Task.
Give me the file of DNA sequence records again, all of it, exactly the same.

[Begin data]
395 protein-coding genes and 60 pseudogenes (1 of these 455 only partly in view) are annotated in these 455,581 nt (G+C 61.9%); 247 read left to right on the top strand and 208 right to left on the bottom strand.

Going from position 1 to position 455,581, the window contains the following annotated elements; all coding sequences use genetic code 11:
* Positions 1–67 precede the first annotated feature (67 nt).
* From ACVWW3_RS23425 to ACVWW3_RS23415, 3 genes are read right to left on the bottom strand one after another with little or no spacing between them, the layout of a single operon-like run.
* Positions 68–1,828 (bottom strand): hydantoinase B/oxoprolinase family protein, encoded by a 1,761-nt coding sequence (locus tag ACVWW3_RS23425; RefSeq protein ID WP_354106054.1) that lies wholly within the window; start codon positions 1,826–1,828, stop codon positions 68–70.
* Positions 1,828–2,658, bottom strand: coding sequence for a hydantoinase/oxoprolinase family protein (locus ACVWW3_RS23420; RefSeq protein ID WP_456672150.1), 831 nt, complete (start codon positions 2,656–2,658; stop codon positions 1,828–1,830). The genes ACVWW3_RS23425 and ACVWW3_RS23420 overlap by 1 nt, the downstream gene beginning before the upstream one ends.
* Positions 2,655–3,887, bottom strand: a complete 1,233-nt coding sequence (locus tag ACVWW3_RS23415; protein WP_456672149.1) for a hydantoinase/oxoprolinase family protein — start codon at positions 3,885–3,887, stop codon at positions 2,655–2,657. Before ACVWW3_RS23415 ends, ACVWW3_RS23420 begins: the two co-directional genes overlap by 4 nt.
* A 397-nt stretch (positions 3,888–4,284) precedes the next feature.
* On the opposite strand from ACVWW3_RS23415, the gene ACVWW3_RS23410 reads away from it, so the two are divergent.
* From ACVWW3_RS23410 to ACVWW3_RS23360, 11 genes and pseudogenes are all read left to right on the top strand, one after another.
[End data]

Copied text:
395 protein-coding genes and 60 pseudogenes (1 of these 455 only partly in view) are annotated in these 455,581 nt (G+C 61.9%); 247 read left to right on the top strand and 208 right to left on the bottom strand.

Going from position 1 to position 455,581, the window contains the following annotated elements; all coding sequences use genetic code 11:
* Positions 1–67 precede the first annotated feature (67 nt).
* From ACVWW3_RS23425 to ACVWW3_RS23415, 3 genes are read right to left on the bottom strand one after another with little or no spacing between them, the layout of a single operon-like run.
* Positions 68–1,828 (bottom strand): hydantoinase B/oxoprolinase family protein, encoded by a 1,761-nt coding sequence (locus tag ACVWW3_RS23425; RefSeq protein ID WP_354106054.1) that lies wholly within the window; start codon positions 1,826–1,828, stop codon positions 68–70.
* Positions 1,828–2,658, bottom strand: coding sequence for a hydantoinase/oxoprolinase family protein (locus ACVWW3_RS23420; RefSeq protein ID WP_456672150.1), 831 nt, complete (start codon positions 2,656–2,658; stop codon positions 1,828–1,830). The genes ACVWW3_RS23425 and ACVWW3_RS23420 overlap by 1 nt, the downstream gene beginning before the upstream one ends.
* Positions 2,655–3,887, bottom strand: a complete 1,233-nt coding sequence (locus tag ACVWW3_RS23415; protein WP_456672149.1) for a hydantoinase/oxoprolinase family protein — start codon at positions 3,885–3,887, stop codon at positions 2,655–2,657. Before ACVWW3_RS23415 ends, ACVWW3_RS23420 begins: the two co-directional genes overlap by 4 nt.
* A 397-nt stretch (positions 3,888–4,284) precedes the next feature.
* On the opposite strand from ACVWW3_RS23415, the gene ACVWW3_RS23410 reads away from it, so the two are divergent.
* From ACVWW3_RS23410 to ACVWW3_RS23360, 11 genes and pseudogenes are all read left to right on the top strand, one after another.